Greeks stay cool over smoking ban
Guest Post: March 2013
Greeks stay cool over smoking ban as new regulations go unheeded and locals continue to puff away.
A smoking ban in Greece always seemed a non-starter as anyone enjoying a holiday meal in a Greek taverna will testify.
Now, after five no-smoking laws passed over the last 10 years Greek government the vowed yet another crackdown and pledged to introduce stricter checks in public places.
Previous bans have always been largely ignored by Greeks, who light up more than any other country in Europe and have an unhealthy disregard for 'nanny state' directives from Europe or anywhere else.
But the Greek health ministry says it intends to get tough and has issued a circular calling for tighter checks at schools, hospitals, restaurants, bars and other public places.
Inspectors have been told to implement smoking bans in all public places, a law first introduced in 2010 and promptly ignored almost everywhere by almost everyone.
The new wave of inspections is expected to meet with strong opposition at these times of austerity when cafe and restaurant owners are struggling to fill their tables.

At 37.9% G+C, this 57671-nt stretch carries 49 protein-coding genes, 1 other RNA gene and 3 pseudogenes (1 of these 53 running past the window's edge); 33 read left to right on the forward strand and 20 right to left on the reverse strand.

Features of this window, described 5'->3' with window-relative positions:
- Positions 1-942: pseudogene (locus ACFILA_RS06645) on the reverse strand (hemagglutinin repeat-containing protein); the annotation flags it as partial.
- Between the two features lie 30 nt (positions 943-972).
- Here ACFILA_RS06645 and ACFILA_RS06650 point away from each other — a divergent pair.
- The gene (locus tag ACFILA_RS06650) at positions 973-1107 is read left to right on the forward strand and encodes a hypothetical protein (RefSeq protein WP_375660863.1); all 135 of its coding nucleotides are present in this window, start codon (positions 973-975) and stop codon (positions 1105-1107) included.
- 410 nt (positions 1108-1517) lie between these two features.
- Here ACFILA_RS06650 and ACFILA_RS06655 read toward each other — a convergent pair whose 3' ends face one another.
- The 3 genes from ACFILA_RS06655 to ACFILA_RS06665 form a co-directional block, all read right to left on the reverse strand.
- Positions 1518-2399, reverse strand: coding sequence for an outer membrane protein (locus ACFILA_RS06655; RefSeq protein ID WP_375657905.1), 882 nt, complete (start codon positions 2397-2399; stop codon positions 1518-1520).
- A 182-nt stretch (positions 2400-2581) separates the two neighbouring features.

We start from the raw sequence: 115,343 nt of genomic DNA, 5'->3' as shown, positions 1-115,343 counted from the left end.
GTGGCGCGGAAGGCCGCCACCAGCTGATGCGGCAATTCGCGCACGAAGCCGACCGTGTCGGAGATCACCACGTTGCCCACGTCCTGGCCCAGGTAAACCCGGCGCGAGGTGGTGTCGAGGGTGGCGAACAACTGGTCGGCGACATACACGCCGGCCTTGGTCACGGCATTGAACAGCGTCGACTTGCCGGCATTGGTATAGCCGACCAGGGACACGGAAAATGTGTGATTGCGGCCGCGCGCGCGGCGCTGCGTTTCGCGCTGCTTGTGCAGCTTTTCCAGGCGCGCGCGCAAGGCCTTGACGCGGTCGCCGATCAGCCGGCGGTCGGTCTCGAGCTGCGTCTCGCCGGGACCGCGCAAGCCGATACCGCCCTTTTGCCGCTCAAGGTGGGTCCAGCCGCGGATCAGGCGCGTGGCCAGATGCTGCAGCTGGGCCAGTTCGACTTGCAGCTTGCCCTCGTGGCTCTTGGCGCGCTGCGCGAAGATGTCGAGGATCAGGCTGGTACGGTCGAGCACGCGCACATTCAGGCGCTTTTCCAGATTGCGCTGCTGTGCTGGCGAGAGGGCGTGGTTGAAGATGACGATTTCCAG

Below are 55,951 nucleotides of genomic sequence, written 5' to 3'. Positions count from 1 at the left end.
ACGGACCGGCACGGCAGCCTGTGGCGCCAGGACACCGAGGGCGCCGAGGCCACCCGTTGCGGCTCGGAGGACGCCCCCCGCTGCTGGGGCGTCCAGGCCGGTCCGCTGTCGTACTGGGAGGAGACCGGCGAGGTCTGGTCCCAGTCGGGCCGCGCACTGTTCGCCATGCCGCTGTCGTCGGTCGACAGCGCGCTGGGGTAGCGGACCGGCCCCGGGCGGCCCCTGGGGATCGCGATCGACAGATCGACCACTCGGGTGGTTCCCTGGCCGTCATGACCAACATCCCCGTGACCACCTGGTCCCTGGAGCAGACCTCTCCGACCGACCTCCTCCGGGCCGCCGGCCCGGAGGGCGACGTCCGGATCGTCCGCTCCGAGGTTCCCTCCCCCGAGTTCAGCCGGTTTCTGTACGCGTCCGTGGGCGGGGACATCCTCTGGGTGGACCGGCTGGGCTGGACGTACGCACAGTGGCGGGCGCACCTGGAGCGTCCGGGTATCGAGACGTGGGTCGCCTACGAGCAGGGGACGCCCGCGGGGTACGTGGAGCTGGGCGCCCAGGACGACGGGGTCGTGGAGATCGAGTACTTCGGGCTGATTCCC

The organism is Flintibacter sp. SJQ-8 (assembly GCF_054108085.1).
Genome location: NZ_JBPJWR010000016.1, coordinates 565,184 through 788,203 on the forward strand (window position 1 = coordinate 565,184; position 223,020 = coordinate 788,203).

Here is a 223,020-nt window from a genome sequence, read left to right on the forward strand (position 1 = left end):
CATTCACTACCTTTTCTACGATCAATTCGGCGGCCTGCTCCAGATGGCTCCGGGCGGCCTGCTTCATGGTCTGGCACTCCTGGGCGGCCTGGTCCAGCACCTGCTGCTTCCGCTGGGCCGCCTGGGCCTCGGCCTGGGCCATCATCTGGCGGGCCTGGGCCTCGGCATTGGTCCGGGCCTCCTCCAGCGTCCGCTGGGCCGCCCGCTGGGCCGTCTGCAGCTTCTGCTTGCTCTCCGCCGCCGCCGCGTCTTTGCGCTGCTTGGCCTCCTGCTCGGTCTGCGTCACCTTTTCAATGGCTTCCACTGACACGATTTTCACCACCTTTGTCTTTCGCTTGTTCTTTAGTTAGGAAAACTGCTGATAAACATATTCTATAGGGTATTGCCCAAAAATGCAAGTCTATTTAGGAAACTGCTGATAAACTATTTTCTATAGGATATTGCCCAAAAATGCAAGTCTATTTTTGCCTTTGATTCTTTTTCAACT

Greek island taverna owners argue that the smoking ban will further hit their already beleaguered businesses currently struggling to weather the current financial crisis.
The argument is not a new one, it is wheeled out every time the Greek government tries to impose the no smoking laws that now exist widely across the rest of Europe.
It was only in November last year that the Panhellenic Federation of Restaurants filed an appeal against a no-smoking law on the grounds that a ban breached Greek law and the Constitution.
They lost of course but, in any event, no smoking laws look set to continue to be totally ignored and Greek island holiday visitors will find little support if they complain.
Go into any restaurant, club, taverna or other public place and cigarette smoke is the norm. Greeks even smoke in schools and hospitals, in fact pretty much wherever and whenever they want.
Police, bus drivers, post office workers — even doctors — will light up without being checked or fined. It is so bad that even the members of parliament who passed the smoke ban laws will openly smoke in government and council buildings.
The latest circular gives no indication of the lengths that inspectors may go to implement the new rules and no word on what fines may be imposed so, non-one on a Greek islands holiday this year should hold their breath, unless it is to escape passive smoking.